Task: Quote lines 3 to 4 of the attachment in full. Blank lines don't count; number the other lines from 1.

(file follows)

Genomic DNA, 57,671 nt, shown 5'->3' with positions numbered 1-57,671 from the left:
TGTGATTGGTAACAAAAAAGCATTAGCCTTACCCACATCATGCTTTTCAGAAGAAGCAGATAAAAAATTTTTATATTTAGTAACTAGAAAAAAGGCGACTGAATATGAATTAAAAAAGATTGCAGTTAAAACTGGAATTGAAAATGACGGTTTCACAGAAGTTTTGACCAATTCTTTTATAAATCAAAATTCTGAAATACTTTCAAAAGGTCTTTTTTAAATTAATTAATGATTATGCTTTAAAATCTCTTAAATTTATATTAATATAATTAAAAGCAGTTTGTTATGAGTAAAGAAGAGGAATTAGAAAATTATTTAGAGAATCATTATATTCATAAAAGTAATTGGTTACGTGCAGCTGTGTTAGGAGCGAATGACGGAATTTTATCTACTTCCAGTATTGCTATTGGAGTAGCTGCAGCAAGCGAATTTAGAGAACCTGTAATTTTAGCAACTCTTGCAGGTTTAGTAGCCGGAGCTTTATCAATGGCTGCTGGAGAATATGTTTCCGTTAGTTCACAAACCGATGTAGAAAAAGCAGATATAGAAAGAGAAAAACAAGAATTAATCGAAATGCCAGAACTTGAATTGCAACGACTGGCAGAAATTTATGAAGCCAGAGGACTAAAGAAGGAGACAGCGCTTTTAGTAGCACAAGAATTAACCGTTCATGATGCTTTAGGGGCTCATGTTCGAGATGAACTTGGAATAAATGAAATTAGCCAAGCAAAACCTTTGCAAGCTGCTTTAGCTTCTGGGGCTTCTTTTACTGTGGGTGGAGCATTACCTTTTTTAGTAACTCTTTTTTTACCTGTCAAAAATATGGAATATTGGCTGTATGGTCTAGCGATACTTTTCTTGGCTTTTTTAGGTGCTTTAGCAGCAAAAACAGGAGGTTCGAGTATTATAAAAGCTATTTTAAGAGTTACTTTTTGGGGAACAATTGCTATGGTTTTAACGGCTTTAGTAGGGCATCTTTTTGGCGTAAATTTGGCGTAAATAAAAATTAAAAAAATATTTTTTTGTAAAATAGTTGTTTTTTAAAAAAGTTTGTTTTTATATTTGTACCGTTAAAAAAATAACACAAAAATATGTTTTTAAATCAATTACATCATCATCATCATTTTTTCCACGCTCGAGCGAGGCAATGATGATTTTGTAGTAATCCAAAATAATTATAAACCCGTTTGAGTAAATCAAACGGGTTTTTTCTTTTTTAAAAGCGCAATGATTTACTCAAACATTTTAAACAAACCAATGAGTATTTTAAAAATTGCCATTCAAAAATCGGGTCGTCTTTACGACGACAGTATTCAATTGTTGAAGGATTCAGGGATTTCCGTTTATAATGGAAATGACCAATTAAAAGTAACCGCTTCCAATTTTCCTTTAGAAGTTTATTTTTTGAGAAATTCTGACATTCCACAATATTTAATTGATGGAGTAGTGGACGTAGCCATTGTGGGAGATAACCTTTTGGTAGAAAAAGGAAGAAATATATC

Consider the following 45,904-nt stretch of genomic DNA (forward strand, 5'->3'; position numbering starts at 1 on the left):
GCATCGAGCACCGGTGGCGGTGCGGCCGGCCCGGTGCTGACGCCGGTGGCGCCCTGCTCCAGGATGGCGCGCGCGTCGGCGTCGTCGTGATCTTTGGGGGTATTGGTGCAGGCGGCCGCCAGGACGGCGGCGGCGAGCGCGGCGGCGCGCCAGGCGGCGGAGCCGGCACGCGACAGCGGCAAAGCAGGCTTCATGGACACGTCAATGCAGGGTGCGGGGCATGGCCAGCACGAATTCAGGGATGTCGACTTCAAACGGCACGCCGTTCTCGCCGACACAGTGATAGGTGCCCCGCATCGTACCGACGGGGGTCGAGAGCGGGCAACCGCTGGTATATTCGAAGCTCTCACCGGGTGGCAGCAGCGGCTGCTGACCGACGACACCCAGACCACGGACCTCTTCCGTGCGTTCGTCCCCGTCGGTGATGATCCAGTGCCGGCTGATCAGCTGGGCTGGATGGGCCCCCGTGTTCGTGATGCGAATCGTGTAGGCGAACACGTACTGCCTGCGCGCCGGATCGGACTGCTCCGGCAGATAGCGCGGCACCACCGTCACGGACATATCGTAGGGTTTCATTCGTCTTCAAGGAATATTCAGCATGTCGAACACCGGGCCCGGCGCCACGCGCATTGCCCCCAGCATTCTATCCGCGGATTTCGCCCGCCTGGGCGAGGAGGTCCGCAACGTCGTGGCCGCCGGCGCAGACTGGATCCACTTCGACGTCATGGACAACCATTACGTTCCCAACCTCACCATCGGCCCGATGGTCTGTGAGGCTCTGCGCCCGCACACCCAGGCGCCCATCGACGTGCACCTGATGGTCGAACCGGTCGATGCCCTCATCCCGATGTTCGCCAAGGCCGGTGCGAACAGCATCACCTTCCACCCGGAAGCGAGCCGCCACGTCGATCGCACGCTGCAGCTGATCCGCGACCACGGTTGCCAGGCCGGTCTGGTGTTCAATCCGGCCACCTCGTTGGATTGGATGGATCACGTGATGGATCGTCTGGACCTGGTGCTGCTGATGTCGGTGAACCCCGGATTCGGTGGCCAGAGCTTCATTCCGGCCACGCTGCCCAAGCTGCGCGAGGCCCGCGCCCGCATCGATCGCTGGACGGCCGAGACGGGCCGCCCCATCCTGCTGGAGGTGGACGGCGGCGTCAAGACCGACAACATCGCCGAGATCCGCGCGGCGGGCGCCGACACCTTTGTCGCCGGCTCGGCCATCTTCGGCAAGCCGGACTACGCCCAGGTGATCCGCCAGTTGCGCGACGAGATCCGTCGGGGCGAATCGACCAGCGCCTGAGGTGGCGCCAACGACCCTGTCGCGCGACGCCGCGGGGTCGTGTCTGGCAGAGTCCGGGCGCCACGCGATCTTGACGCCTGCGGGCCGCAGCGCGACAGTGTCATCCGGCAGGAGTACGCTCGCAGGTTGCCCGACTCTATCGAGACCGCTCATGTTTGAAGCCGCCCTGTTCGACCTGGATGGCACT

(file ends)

Consider the following 45,904-nt stretch of genomic DNA (forward strand, 5'->3'; position numbering starts at 1 on the left):
GCATCGAGCACCGGTGGCGGTGCGGCCGGCCCGGTGCTGACGCCGGTGGCGCCCTGCTCCAGGATGGCGCGCGCGTCGGCGTCGTCGTGATCTTTGGGGGTATTGGTGCAGGCGGCCGCCAGGACGGCGGCGGCGAGCGCGGCGGCGCGCCAGGCGGCGGAGCCGGCACGCGACAGCGGCAAAGCAGGCTTCATGGACACGTCAATGCAGGGTGCGGGGCATGGCCAGCACGAATTCAGGGATGTCGACTTCAAACGGCACGCCGTTCTCGCCGACACAGTGATAGGTGCCCCGCATCGTACCGACGGGGGTCGAGAGCGGGCAACCGCTGGTATATTCGAAGCTCTCACCGGGTGGCAGCAGCGGCTGCTGACCGACGACACCCAGACCACGGACCTCTTCCGTGCGTTCGTCCCCGTCGGTGATGATCCAGTGCCGGCTGATCAGCTGGGCTGGATGGGCCCCCGTGTTCGTGATGCGAATCGTGTAGGCGAACACGTACTGCCTGCGCGCCGGATCGGACTGCTCCGGCAGATAGCGCGGCACCACCGTCACGGACATATCGTAGGGTTTCATTCGTCTTCAAGGAATATTCAGCATGTCGAACACCGGGCCCGGCGCCACGCGCATTGCCCCCAGCATTCTATCCGCGGATTTCGCCCGCCTGGGCGAGGAGGTCCGCAACGTCGTGGCCGCCGGCGCAGACTGGATCCACTTCGACGTCATGGACAACCATTACGTTCCCAACCTCACCATCGGCCCGATGGTCTGTGAGGCTCTGCGCCCGCACACCCAGGCGCCCATCGACGTGCACCTGATGGTCGAACCGGTCGATGCCCTCATCCCGATGTTCGCCAAGGCCGGTGCGAACAGCATCACCTTCCACCCGGAAGCGAGCCGCCACGTCGATCGCACGCTGCAGCTGATCCGCGACCACGGTTGCCAGGCCGGTCTGGTGTTCAATCCGGCCACCTCGTTGGATTGGATGGATCACGTGATGGATCGTCTGGACCTGGTGCTGCTGATGTCGGTGAACCCCGGATTCGGTGGCCAGAGCTTCATTCCGGCCACGCTGCCCAAGCTGCGCGAGGCCCGCGCCCGCATCGATCGCTGGACGGCCGAGACGGGCCGCCCCATCCTGCTGGAGGTGGACGGCGGCGTCAAGACCGACAACATCGCCGAGATCCGCGCGGCGGGCGCCGACACCTTTGTCGCCGGCTCGGCCATCTTCGGCAAGCCGGACTACGCCCAGGTGATCCGCCAGTTGCGCGACGAGATCCGTCGGGGCGAATCGACCAGCGCCTGAGGTGGCGCCAACGACCCTGTCGCGCGACGCCGCGGGGTCGTGTCTGGCAGAGTCCGGGCGCCACGCGATCTTGACGCCTGCGGGCCGCAGCGCGACAGTGTCATCCGGCAGGAGTACGCTCGCAGGTTGCCCGACTCTATCGAGACCGCTCATGTTTGAAGCCGCCCTGTTCGACCTGGATGGCACT